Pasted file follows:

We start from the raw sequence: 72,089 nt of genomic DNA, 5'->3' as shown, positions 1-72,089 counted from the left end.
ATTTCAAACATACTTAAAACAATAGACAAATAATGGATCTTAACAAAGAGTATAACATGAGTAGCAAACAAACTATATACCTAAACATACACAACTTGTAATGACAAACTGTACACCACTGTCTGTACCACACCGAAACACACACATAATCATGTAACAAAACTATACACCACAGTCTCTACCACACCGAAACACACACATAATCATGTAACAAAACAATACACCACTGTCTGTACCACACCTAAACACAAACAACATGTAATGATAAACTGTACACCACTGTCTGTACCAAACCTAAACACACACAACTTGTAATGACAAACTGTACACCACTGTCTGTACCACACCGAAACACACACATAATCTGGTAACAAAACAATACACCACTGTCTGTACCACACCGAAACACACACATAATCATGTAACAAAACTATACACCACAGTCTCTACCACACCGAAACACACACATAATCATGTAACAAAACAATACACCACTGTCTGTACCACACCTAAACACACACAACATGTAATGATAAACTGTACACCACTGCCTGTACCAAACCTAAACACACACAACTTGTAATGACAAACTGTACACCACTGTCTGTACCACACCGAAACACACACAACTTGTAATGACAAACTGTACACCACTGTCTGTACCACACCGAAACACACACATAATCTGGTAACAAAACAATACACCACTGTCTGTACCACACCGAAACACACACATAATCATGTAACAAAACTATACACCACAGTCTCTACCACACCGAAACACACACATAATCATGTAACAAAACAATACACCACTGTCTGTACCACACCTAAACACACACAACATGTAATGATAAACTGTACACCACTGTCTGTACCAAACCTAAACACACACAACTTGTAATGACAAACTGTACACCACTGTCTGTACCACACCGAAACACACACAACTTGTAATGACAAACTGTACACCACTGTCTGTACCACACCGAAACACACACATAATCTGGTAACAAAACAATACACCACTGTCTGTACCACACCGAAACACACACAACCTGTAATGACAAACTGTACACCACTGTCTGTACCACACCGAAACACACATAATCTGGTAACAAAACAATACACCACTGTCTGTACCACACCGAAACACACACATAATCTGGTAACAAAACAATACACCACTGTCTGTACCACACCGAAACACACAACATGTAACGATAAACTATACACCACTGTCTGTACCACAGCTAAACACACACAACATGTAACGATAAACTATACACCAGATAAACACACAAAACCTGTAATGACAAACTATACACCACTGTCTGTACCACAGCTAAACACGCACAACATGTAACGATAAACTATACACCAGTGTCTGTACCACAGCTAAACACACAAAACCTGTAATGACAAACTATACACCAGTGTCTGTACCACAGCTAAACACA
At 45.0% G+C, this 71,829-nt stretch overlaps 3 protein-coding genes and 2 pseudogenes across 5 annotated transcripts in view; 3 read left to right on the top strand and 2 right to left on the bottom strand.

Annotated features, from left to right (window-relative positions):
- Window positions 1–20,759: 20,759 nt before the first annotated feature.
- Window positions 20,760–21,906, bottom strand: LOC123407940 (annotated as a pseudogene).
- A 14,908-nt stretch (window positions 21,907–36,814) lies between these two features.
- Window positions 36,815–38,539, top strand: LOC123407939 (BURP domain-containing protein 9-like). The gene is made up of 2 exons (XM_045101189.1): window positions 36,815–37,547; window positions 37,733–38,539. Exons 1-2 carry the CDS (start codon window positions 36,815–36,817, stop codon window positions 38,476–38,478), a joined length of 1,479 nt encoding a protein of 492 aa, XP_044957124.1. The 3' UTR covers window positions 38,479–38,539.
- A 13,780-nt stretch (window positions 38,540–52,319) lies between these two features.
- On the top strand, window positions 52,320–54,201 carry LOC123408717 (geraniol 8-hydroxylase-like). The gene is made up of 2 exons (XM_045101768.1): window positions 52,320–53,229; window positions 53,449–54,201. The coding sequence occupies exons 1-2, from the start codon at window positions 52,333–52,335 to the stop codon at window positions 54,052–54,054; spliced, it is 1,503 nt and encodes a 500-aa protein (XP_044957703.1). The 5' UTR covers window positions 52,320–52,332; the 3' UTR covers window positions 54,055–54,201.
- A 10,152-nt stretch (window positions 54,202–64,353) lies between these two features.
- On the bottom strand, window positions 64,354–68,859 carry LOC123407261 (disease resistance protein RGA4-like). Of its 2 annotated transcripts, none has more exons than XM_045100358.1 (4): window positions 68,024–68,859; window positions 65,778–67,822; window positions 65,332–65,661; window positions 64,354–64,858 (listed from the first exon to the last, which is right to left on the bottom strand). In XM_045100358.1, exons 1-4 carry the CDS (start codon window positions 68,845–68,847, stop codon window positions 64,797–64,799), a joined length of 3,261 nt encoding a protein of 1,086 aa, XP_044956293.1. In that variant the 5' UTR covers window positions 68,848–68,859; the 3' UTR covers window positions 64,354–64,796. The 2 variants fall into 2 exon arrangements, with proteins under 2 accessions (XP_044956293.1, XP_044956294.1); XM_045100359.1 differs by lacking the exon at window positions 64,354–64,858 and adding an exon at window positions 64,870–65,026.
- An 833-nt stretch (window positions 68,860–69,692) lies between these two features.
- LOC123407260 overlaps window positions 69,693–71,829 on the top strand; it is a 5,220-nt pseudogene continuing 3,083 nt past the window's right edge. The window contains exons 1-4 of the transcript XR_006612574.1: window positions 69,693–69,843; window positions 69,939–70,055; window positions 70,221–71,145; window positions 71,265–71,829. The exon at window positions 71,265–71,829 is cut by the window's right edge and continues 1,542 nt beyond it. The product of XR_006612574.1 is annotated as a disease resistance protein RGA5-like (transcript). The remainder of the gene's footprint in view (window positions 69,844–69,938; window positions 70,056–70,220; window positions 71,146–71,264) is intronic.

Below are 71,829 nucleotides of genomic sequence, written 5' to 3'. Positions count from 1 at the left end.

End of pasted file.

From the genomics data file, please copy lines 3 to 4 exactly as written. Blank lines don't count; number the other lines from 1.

At 45.0% G+C, this 71,829-nt stretch overlaps 3 protein-coding genes and 2 pseudogenes across 5 annotated transcripts in view; 3 read left to right on the top strand and 2 right to left on the bottom strand.

Annotated features, from left to right (window-relative positions):